Estonian finance ministry: Inflation should decelerate to below 20% by the end of 2022

Even though input prices going up in Estonia is likely to be reflected in the prices of products and services becoming more expensive in the coming months, inflation will soon be curbed by a strong reference based from a year ago, as a result of which inflation should slow down to less than 20 per cent by the end of the year, according to Kristjan Pungas, an analyst at the fiscal policy department of the Estonian finance ministry.

Compensation measures for high energy prices and the establishment of a universal electricity service enabled consumer prices to decline 1.1% in monthly comparison and, compared with a year ago, the price hike decelerated to 22.5%. Inflation continued to accelerate in the euro area, meanwhile, reaching 10.7%, according to preliminary assessments.

“As the exchange prices of electricity and natural gas have decreased from their high levels this summer, the impact of energy [price] mitigation measures proved somewhat more modest in October. The price drop has been facilitated by European gas reserves having been filled more rapidly than expected, measures taken to reduce consumption and weather having been warmer than usual,” Pungas said.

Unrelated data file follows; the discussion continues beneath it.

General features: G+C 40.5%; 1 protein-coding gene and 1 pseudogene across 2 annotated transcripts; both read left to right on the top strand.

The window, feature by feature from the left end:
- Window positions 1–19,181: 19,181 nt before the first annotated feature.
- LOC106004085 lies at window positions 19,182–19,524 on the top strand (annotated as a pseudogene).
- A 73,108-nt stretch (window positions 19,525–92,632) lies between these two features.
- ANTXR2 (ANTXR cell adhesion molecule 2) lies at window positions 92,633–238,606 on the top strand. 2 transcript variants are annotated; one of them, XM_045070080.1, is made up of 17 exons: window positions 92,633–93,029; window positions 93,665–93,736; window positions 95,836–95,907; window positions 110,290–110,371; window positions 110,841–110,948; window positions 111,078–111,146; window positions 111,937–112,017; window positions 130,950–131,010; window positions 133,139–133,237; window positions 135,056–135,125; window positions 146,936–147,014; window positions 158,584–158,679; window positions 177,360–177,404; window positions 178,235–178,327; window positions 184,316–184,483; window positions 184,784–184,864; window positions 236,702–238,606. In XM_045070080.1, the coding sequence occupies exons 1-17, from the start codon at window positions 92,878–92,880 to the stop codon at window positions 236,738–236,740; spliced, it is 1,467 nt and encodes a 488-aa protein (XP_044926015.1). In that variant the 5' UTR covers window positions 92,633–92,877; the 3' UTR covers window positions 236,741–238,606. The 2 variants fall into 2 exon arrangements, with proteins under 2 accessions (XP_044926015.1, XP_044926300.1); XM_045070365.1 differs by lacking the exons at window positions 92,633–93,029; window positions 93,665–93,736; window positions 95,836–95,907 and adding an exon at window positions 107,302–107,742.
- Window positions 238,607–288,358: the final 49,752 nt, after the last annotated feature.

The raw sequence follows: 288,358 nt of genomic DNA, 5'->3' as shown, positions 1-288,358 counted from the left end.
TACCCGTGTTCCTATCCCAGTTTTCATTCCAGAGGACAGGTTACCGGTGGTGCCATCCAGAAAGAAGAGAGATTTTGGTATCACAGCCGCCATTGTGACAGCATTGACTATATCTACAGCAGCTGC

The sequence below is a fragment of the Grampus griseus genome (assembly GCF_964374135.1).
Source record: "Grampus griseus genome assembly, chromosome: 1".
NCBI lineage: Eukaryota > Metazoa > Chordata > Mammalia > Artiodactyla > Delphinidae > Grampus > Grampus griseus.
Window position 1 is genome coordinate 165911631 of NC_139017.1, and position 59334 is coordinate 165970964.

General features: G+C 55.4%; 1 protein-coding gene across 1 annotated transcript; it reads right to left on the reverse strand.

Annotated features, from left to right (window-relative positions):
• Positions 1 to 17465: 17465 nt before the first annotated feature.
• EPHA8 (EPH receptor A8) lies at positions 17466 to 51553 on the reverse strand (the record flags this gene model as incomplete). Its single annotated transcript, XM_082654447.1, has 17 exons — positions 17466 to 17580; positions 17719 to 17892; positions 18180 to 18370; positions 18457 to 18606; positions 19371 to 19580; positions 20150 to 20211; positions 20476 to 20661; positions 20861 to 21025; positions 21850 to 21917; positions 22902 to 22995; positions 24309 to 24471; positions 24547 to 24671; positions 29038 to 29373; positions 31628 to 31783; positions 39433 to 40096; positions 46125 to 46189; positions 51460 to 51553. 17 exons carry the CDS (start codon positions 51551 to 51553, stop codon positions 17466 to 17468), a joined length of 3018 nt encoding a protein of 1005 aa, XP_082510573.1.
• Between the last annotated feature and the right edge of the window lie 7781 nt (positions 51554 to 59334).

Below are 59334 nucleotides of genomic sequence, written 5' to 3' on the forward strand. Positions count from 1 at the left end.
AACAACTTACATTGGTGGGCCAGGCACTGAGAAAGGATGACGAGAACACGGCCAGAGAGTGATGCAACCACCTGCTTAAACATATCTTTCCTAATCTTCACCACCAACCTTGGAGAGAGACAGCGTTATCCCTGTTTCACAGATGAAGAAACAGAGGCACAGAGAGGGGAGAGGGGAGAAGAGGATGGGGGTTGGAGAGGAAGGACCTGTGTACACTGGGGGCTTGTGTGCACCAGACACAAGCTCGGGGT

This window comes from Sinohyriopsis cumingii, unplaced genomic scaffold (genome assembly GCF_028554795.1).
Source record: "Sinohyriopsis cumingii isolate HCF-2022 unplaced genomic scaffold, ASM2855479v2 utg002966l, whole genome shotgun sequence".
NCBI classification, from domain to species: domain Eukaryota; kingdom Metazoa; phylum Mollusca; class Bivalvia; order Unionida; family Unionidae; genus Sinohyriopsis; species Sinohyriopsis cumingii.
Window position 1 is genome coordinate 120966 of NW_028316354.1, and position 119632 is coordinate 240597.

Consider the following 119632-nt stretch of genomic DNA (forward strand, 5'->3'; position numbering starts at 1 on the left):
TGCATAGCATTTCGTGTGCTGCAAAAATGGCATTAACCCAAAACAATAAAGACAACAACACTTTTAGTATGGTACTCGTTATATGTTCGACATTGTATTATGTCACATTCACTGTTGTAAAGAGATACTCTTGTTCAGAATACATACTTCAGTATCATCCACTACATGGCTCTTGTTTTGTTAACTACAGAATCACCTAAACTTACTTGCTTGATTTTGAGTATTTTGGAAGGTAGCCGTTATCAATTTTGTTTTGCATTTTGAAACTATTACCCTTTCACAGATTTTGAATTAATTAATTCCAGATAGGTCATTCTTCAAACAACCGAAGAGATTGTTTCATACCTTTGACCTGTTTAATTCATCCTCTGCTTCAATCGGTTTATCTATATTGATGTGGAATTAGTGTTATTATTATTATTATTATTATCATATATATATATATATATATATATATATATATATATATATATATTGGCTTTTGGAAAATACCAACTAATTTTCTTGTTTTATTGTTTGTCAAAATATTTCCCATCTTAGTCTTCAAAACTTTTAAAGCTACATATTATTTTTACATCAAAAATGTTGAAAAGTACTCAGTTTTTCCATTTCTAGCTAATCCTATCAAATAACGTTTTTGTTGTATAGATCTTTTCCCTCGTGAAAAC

Euro coins painted in the Estonian tricolour. Picture by Shutterstock.

Food prices continue growing

As to other components in the consumer basket, similarly to earlier months, a relatively broad-based continued price growth was registered.

“The increase in food prices expedited to 28 per cent in October. Inputs have become significantly more expensive for food producers and they have not been able to fully pass it on to their final prices. It means that pressure remains for continued growth of food prices,” the analyst noted.

Pungas pointed out that growth in the price of services sped up to 13 per cent, largely due to cost pressures.

“As energy is an important cost component, water supply prices grew nearly 20 percent. In addition, services related to various leisure and sports activities have become more expensive in recent months,” he added.

In August, Estonia’s inflation hit 25% year-on-year, the highest inflation in the eurozone.

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